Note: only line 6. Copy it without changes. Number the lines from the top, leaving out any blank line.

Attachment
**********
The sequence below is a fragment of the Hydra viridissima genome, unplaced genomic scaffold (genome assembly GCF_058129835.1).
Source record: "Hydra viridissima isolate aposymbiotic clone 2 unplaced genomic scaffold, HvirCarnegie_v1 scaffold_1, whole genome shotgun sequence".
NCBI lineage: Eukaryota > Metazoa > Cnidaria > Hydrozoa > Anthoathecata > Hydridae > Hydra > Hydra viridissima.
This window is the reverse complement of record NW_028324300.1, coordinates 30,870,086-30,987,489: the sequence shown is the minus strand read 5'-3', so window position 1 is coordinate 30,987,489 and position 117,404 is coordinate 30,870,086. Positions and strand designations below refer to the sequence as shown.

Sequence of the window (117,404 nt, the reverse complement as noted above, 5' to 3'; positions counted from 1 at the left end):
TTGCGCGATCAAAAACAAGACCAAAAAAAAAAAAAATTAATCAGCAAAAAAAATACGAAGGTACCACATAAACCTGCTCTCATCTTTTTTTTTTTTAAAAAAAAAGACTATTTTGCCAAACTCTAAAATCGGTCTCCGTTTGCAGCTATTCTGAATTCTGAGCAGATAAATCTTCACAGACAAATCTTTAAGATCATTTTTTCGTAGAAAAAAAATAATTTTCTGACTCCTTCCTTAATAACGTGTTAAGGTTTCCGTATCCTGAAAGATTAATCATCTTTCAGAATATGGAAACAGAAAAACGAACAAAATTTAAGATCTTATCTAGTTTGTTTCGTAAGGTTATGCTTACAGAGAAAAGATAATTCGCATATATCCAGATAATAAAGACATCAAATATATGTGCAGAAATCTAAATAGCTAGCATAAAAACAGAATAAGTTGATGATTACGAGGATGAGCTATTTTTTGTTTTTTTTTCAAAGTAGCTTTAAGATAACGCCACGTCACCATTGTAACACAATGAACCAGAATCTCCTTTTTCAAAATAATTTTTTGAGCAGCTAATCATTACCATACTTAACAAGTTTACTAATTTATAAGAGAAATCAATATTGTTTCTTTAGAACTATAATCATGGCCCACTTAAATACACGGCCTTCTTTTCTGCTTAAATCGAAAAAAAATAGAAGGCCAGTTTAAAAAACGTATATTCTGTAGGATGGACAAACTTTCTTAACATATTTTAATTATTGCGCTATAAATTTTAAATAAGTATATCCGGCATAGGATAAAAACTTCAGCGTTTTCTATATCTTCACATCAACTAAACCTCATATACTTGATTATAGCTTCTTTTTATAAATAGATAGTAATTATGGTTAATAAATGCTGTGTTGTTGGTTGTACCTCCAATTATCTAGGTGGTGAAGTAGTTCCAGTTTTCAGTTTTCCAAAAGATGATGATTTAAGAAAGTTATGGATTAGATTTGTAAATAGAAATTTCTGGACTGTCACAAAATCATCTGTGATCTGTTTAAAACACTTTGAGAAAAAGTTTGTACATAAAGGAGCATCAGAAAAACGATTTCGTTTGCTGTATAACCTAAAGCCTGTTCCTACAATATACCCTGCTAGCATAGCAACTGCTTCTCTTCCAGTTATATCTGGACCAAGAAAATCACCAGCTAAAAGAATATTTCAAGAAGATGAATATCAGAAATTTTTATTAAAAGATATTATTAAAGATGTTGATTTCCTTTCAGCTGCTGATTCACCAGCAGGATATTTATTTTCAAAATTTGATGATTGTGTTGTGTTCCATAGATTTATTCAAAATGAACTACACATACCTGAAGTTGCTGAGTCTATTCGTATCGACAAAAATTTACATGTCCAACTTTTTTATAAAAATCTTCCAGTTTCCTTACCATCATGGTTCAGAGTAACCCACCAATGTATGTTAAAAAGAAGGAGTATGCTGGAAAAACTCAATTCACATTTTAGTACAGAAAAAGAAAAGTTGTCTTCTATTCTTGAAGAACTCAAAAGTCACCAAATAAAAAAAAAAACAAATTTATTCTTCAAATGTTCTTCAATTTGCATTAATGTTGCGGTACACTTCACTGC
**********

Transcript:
TTGCGCGATCAAAAACAAGACCAAAAAAAAAAAAAATTAATCAGCAAAAAAAATACGAAGGTACCACATAAACCTGCTCTCATCTTTTTTTTTTTTAAAAAAAAAGACTATTTTGCCAAACTCTAAAATCGGTCTCCGTTTGCAGCTATTCTGAATTCTGAGCAGATAAATCTTCACAGACAAATCTTTAAGATCATTTTTTCGTAGAAAAAAAATAATTTTCTGACTCCTTCCTTAATAACGTGTTAAGGTTTCCGTATCCTGAAAGATTAATCATCTTTCAGAATATGGAAACAGAAAAACGAACAAAATTTAAGATCTTATCTAGTTTGTTTCGTAAGGTTATGCTTACAGAGAAAAGATAATTCGCATATATCCAGATAATAAAGACATCAAATATATGTGCAGAAATCTAAATAGCTAGCATAAAAACAGAATAAGTTGATGATTACGAGGATGAGCTATTTTTTGTTTTTTTTTCAAAGTAGCTTTAAGATAACGCCACGTCACCATTGTAACACAATGAACCAGAATCTCCTTTTTCAAAATAATTTTTTGAGCAGCTAATCATTACCATACTTAACAAGTTTACTAATTTATAAGAGAAATCAATATTGTTTCTTTAGAACTATAATCATGGCCCACTTAAATACACGGCCTTCTTTTCTGCTTAAATCGAAAAAAAATAGAAGGCCAGTTTAAAAAACGTATATTCTGTAGGATGGACAAACTTTCTTAACATATTTTAATTATTGCGCTATAAATTTTAAATAAGTATATCCGGCATAGGATAAAAACTTCAGCGTTTTCTATATCTTCACATCAACTAAACCTCATATACTTGATTATAGCTTCTTTTTATAAATAGATAGTAATTATGGTTAATAAATGCTGTGTTGTTGGTTGTACCTCCAATTATCTAGGTGGTGAAGTAGTTCCAGTTTTCAGTTTTCCAAAAGATGATGATTTAAGAAAGTTATGGATTAGATTTGTAAATAGAAATTTCTGGACTGTCACAAAATCATCTGTGATCTGTTTAAAACACTTTGAGAAAAAGTTTGTACATAAAGGAGCATCAGAAAAACGATTTCGTTTGCTGTATAACCTAAAGCCTGTTCCTACAATATACCCTGCTAGCATAGCAACTGCTTCTCTTCCAGTTATATCTGGACCAAGAAAATCACCAGCTAAAAGAATATTTCAAGAAGATGAATATCAGAAATTTTTATTAAAAGATATTATTAAAGATGTTGATTTCCTTTCAGCTGCTGATTCACCAGCAGGATATTTATTTTCAAAATTTGATGATTGTGTTGTGTTCCATAGATTTATTCAAAATGAACTACACATACCTGAAGTTGCTGAGTCTATTCGTATCGACAAAAATTTACATGTCCAACTTTTTTATAAAAATCTTCCAGTTTCCTTACCATCATGGTTCAGAGTAACCCACCAATGTATGTTAAAAAGAAGGAGTATGCTGGAAAAACTCAATTCACATTTTAGTACAGAAAAAGAAAAGTTGTCTTCTATTCTTGAAGAACTCAAAAGTCACCAAATAAAAAAAAAAACAAATTTATTCTTCAAATGTTCTTCAATTTGCATTAATGTTGCGGTACACTTCACTGC